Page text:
Sophie Hurst is one of the early pioneers of coasteering. Back in 1988 she co-founded Preseli Venture Eco Lodge and Adventures in Pembrokeshire, determined to forge a sustainable use of a wilderness area. Her aim is to provide an earth-grounding coastal adventure in an increasingly fast-paced, tech-obsessed world.
Coasteering? What’s that?
Coasteering is all about getting you out along the coast – exploring the nooks and crannies of the detailed rocky shoreline. It’s all the things your parents told you not to do when you went to the beach as a child: boulder scrambling, climbing through openings in the rocks, jumping off cliffs, poking about in the sea caves, swimming through channels. It’s so varied and fun. One minute you’re swimming, the next you’re clambering along the shoreline or leaping into deep pools.
What do you personally love about it?
The fact you can really feel the wilderness of the coast – it’s just you kitted up in your wetsuit, flotation jacket, helmet and buoyancy aid, with no fancy equipment. You’re totally ‘at one’ with the natural environment. Once you leave the beach or harbour, you’re immersed in nature, with only the cliffs, rocks, sea and waves for company.
Who’s it for?
You don’t need to be super fit. Anyone can go coasteering as long as they can fit into a wetsuit! We even take non-swimmers as you float like a cork in the wetsuits and flotation jackets. You choose your own level of adventure. And it’s doable year-round, even when the Atlantic waters are at their coldest from January to March. We just pile on extra layers!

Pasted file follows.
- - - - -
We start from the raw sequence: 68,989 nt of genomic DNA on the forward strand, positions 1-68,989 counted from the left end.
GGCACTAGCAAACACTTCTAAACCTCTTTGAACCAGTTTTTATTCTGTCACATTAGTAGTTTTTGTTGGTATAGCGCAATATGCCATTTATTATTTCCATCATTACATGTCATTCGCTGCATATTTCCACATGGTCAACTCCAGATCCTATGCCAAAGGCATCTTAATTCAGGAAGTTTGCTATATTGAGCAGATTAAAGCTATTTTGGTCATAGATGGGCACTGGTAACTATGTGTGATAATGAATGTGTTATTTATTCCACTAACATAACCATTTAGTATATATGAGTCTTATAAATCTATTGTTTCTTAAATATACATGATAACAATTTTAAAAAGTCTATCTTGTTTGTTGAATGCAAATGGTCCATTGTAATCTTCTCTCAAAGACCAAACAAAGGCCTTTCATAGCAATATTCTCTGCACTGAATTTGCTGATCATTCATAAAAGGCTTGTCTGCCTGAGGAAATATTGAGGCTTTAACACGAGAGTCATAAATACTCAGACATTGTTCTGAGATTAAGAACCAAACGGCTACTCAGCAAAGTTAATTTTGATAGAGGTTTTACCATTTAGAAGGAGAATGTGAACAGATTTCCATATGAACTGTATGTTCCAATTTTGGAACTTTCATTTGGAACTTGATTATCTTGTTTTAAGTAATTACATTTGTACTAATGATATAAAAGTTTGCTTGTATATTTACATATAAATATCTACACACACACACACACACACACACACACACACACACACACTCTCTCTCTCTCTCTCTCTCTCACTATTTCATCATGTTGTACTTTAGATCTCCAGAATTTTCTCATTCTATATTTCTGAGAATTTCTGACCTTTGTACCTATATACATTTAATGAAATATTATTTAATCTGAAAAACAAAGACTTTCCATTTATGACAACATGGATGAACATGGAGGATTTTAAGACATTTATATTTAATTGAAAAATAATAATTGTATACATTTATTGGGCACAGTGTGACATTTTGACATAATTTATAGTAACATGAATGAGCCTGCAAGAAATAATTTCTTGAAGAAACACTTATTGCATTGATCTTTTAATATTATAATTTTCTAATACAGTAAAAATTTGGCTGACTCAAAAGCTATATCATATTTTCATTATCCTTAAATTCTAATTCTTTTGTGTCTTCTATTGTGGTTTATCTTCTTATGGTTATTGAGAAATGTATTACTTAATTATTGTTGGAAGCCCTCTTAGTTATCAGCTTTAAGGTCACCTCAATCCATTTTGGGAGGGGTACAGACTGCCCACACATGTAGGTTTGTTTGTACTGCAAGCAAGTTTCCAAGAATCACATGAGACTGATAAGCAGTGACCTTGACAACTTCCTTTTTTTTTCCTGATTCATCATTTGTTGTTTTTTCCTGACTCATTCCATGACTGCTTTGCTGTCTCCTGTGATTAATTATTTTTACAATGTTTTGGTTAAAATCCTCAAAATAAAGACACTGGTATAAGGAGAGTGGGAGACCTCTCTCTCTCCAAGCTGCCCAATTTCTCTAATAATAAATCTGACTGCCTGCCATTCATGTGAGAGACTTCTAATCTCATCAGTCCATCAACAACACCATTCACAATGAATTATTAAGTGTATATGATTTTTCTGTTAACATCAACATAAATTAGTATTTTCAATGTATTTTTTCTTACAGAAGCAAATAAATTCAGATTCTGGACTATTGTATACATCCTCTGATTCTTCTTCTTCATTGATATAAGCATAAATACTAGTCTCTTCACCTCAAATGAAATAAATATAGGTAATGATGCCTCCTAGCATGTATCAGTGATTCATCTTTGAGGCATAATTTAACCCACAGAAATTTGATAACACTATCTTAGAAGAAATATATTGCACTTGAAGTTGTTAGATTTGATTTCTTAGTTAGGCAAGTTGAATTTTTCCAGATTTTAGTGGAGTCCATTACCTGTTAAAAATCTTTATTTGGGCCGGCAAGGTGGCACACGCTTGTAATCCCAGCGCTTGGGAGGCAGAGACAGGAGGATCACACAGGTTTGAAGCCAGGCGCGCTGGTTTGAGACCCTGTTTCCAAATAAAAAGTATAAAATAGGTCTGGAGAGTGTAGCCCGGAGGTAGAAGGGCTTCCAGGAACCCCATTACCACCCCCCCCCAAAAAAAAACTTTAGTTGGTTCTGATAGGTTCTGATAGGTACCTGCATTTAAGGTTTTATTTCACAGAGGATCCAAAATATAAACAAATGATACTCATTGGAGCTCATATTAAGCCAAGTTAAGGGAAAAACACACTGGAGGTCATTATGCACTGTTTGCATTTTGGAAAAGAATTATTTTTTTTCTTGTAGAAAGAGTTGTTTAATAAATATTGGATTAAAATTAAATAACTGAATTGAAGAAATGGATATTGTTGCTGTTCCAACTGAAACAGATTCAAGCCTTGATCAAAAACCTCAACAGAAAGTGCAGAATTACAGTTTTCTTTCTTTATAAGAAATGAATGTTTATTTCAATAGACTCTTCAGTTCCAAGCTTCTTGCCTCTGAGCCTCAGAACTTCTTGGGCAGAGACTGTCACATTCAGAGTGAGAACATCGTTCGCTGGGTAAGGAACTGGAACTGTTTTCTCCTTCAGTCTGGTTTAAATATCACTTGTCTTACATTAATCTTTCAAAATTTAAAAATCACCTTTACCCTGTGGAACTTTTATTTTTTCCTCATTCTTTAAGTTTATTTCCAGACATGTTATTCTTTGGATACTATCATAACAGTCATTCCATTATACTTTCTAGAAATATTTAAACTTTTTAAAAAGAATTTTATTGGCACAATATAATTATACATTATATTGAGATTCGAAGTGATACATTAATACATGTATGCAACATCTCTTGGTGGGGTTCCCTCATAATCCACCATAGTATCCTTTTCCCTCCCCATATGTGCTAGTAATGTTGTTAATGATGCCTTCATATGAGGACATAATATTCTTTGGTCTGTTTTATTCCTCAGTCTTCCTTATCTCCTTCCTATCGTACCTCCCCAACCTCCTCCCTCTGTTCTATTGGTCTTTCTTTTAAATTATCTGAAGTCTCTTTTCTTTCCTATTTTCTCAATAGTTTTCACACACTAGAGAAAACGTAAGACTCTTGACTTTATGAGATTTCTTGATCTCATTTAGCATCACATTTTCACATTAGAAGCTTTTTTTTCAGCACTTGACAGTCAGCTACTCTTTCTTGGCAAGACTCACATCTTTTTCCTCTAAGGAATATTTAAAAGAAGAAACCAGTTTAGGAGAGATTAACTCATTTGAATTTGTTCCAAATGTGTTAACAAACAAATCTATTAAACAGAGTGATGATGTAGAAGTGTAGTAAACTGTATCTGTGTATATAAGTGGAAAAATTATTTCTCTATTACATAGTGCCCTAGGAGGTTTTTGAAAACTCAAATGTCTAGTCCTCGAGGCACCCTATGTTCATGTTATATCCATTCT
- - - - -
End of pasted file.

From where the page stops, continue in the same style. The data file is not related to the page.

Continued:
What’s so special about the Pembrokeshire coast?
The big cliffs along this rocky, indented and varied coastline make it perfect for coasteering. As it’s a national park coastline, many areas are protected and therefore very unspoiled. There are plenty of secret spots, and we always choose the best one for the conditions on the day, taking into account the wind, sea and swell conditions and tide.
What wildlife and shore life can we expect to see?
Certainly seals in the summer and autumn months (September and October are best). Our head guide Tommy says his most memorable experience was hiding behind rocks to watch baby seals learning to swim off a tiny beach at the back of a rocky inlet. The shore life is exceptional at low tide, when you get to see beautiful anemones and things like sea urchins and unusual seaweeds. We regularly spot sea birds – especially in spring when the razorbills and guillemots nest on high rocky ledges high up, forming large rafts of birds that bob up and down with the swell.